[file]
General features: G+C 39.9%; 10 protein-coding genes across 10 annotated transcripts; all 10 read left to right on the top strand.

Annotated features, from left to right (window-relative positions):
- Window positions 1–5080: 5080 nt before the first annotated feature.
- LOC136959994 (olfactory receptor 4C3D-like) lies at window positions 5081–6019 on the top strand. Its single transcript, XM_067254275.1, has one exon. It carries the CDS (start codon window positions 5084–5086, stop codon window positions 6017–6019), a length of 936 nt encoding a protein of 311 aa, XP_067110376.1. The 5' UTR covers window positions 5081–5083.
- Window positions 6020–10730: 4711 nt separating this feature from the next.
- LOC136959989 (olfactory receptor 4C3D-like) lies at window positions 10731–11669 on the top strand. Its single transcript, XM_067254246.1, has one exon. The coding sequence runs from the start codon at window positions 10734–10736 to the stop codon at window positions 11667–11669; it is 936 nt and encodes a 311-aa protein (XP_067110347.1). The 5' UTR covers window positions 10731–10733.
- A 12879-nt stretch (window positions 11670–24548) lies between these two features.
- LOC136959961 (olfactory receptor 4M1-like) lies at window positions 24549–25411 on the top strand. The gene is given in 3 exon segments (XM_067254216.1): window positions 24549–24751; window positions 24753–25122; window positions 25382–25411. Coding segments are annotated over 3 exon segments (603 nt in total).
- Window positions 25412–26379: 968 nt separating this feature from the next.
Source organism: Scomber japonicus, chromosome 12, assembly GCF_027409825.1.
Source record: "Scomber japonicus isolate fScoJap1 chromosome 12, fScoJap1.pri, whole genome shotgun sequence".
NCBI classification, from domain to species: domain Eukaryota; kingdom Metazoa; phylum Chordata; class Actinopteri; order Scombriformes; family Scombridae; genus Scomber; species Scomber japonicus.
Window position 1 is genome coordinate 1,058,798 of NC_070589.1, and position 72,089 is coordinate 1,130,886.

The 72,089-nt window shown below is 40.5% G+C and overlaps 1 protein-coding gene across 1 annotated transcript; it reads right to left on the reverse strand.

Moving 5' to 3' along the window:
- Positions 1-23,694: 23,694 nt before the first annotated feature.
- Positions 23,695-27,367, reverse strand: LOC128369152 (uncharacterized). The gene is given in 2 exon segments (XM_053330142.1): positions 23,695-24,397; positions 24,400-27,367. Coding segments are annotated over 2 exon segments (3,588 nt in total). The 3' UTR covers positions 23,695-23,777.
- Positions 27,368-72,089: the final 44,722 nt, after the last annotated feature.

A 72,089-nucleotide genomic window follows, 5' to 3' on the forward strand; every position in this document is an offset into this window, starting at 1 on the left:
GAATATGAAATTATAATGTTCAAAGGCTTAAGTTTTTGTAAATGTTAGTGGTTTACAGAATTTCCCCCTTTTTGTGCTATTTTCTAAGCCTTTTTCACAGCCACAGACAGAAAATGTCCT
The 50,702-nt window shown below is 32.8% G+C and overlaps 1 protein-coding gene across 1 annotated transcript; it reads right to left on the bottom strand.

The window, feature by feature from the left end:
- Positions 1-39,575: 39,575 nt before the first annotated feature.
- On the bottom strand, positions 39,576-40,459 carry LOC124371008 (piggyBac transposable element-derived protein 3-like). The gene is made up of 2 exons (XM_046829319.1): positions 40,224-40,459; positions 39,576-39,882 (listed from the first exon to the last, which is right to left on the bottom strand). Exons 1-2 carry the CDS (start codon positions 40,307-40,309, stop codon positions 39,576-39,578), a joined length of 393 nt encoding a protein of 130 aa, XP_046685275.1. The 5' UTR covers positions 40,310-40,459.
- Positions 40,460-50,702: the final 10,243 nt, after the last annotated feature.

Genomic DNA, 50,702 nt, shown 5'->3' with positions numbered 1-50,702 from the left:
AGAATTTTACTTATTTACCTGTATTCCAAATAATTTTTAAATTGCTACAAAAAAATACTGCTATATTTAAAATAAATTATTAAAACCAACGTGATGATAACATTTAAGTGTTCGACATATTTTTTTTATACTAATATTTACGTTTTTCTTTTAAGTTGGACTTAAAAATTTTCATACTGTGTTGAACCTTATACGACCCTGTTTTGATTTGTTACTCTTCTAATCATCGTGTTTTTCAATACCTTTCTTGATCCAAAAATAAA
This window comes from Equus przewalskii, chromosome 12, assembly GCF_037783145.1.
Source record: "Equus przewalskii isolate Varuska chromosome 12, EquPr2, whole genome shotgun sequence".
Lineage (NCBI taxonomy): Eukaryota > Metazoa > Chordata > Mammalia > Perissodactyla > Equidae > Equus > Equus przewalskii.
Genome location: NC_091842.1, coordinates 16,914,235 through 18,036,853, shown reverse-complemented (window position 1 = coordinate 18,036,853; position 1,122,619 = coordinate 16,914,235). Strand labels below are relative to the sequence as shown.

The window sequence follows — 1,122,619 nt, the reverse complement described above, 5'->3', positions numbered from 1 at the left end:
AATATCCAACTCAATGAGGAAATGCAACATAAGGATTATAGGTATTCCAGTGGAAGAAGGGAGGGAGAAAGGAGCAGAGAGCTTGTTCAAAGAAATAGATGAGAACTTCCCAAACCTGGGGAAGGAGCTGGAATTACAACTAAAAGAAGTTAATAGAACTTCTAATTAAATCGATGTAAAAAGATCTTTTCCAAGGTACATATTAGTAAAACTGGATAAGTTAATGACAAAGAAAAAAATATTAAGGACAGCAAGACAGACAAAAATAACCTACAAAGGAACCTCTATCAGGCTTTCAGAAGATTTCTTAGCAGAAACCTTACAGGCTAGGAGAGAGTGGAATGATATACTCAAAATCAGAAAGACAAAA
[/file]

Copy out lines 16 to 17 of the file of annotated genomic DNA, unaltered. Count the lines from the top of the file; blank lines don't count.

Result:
- Positions 1-23,694: 23,694 nt before the first annotated feature.
- Positions 23,695-27,367, reverse strand: LOC128369152 (uncharacterized). The gene is given in 2 exon segments (XM_053330142.1): positions 23,695-24,397; positions 24,400-27,367. Coding segments are annotated over 2 exon segments (3,588 nt in total). The 3' UTR covers positions 23,695-23,777.